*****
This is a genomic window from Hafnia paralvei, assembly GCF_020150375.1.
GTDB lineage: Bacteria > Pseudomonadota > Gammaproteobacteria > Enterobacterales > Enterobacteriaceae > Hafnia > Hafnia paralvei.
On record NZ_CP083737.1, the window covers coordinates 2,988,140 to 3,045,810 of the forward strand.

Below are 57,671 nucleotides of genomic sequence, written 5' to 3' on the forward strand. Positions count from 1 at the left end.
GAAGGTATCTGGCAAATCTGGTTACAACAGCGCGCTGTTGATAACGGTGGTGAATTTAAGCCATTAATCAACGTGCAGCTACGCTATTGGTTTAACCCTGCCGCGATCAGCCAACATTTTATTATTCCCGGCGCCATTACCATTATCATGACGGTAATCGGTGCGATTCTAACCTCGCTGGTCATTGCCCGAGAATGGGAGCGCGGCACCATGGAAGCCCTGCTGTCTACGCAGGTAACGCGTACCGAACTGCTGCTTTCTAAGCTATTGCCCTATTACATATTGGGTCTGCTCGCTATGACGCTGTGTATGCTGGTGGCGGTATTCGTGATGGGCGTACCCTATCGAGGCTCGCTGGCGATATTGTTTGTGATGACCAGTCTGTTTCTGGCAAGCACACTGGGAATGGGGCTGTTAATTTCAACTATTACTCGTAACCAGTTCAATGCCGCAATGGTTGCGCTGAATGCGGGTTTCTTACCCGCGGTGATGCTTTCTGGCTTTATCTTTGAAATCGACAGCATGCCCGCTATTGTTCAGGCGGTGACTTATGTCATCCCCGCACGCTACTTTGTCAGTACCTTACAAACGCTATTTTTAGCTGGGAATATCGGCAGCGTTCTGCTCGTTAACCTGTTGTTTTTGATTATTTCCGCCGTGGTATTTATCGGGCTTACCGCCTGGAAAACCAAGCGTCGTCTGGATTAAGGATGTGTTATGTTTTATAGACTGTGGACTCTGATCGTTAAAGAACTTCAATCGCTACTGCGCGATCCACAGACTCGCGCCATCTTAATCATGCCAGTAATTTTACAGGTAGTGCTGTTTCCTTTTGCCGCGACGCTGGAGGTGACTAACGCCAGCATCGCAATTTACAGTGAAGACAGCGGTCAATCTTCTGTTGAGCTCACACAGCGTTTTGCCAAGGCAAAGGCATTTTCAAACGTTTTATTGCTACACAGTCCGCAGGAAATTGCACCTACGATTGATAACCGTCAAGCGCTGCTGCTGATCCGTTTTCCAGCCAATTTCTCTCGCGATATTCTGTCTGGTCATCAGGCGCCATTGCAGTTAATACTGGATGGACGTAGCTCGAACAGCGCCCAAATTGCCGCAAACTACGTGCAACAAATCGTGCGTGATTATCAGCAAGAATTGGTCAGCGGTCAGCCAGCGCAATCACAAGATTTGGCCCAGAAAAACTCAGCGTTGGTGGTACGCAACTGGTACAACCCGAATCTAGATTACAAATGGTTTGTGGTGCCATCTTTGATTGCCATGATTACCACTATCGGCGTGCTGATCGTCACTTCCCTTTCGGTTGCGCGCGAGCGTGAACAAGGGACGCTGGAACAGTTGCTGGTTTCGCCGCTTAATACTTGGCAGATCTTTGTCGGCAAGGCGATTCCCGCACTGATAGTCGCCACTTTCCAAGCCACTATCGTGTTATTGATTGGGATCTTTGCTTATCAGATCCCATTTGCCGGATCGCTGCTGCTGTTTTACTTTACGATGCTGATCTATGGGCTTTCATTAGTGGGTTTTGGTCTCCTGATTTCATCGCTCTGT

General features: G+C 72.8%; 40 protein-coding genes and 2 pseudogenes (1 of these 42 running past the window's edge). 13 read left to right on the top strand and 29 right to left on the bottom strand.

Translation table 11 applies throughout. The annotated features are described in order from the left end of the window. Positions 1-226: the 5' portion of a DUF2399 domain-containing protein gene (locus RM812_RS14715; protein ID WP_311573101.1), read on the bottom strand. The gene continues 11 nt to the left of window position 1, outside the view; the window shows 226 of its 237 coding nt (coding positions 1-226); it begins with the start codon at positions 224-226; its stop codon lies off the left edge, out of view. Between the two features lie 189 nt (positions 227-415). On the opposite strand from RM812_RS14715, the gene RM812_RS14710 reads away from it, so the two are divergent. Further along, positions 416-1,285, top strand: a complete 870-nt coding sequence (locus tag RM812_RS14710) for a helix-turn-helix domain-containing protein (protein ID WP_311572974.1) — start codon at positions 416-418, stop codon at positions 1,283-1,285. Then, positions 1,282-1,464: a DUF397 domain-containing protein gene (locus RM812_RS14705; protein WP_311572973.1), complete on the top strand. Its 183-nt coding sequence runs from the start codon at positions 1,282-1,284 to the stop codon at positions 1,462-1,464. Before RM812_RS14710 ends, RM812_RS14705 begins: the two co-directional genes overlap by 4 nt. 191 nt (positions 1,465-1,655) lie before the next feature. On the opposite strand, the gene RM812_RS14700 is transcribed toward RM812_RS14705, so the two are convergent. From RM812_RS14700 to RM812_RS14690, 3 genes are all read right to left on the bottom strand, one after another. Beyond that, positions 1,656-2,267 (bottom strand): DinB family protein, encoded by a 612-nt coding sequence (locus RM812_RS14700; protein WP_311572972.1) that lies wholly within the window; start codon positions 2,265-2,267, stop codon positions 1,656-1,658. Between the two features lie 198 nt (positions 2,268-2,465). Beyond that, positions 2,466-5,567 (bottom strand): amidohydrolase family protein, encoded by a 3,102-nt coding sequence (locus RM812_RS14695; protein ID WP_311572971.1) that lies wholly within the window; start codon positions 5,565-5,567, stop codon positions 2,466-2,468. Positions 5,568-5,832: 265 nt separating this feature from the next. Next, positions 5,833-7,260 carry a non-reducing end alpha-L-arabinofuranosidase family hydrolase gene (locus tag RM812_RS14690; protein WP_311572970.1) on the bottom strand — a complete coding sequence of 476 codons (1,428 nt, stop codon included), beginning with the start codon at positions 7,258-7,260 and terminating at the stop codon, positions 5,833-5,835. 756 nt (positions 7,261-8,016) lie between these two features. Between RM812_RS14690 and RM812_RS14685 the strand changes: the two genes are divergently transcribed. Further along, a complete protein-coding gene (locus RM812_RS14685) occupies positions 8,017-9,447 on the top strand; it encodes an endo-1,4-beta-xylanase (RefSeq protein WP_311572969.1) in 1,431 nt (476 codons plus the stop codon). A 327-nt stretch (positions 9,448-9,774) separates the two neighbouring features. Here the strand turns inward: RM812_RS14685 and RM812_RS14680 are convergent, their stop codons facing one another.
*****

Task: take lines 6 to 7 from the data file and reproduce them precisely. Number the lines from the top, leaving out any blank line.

General features: G+C 72.8%; 40 protein-coding genes and 2 pseudogenes (1 of these 42 running past the window's edge). 13 read left to right on the top strand and 29 right to left on the bottom strand.

Translation table 11 applies throughout. The annotated features are described in order from the left end of the window. Positions 1-226: the 5' portion of a DUF2399 domain-containing protein gene (locus RM812_RS14715; protein ID WP_311573101.1), read on the bottom strand. The gene continues 11 nt to the left of window position 1, outside the view; the window shows 226 of its 237 coding nt (coding positions 1-226); it begins with the start codon at positions 224-226; its stop codon lies off the left edge, out of view. Between the two features lie 189 nt (positions 227-415). On the opposite strand from RM812_RS14715, the gene RM812_RS14710 reads away from it, so the two are divergent. Further along, positions 416-1,285, top strand: a complete 870-nt coding sequence (locus tag RM812_RS14710) for a helix-turn-helix domain-containing protein (protein ID WP_311572974.1) — start codon at positions 416-418, stop codon at positions 1,283-1,285. Then, positions 1,282-1,464: a DUF397 domain-containing protein gene (locus RM812_RS14705; protein WP_311572973.1), complete on the top strand. Its 183-nt coding sequence runs from the start codon at positions 1,282-1,284 to the stop codon at positions 1,462-1,464. Before RM812_RS14710 ends, RM812_RS14705 begins: the two co-directional genes overlap by 4 nt. 191 nt (positions 1,465-1,655) lie before the next feature. On the opposite strand, the gene RM812_RS14700 is transcribed toward RM812_RS14705, so the two are convergent. From RM812_RS14700 to RM812_RS14690, 3 genes are all read right to left on the bottom strand, one after another. Beyond that, positions 1,656-2,267 (bottom strand): DinB family protein, encoded by a 612-nt coding sequence (locus RM812_RS14700; protein WP_311572972.1) that lies wholly within the window; start codon positions 2,265-2,267, stop codon positions 1,656-1,658. Between the two features lie 198 nt (positions 2,268-2,465). Beyond that, positions 2,466-5,567 (bottom strand): amidohydrolase family protein, encoded by a 3,102-nt coding sequence (locus RM812_RS14695; protein ID WP_311572971.1) that lies wholly within the window; start codon positions 5,565-5,567, stop codon positions 2,466-2,468. Positions 5,568-5,832: 265 nt separating this feature from the next. Next, positions 5,833-7,260 carry a non-reducing end alpha-L-arabinofuranosidase family hydrolase gene (locus tag RM812_RS14690; protein WP_311572970.1) on the bottom strand — a complete coding sequence of 476 codons (1,428 nt, stop codon included), beginning with the start codon at positions 7,258-7,260 and terminating at the stop codon, positions 5,833-5,835. 756 nt (positions 7,261-8,016) lie between these two features. Between RM812_RS14690 and RM812_RS14685 the strand changes: the two genes are divergently transcribed. Further along, a complete protein-coding gene (locus RM812_RS14685) occupies positions 8,017-9,447 on the top strand; it encodes an endo-1,4-beta-xylanase (RefSeq protein WP_311572969.1) in 1,431 nt (476 codons plus the stop codon). A 327-nt stretch (positions 9,448-9,774) separates the two neighbouring features. Here the strand turns inward: RM812_RS14685 and RM812_RS14680 are convergent, their stop codons facing one another.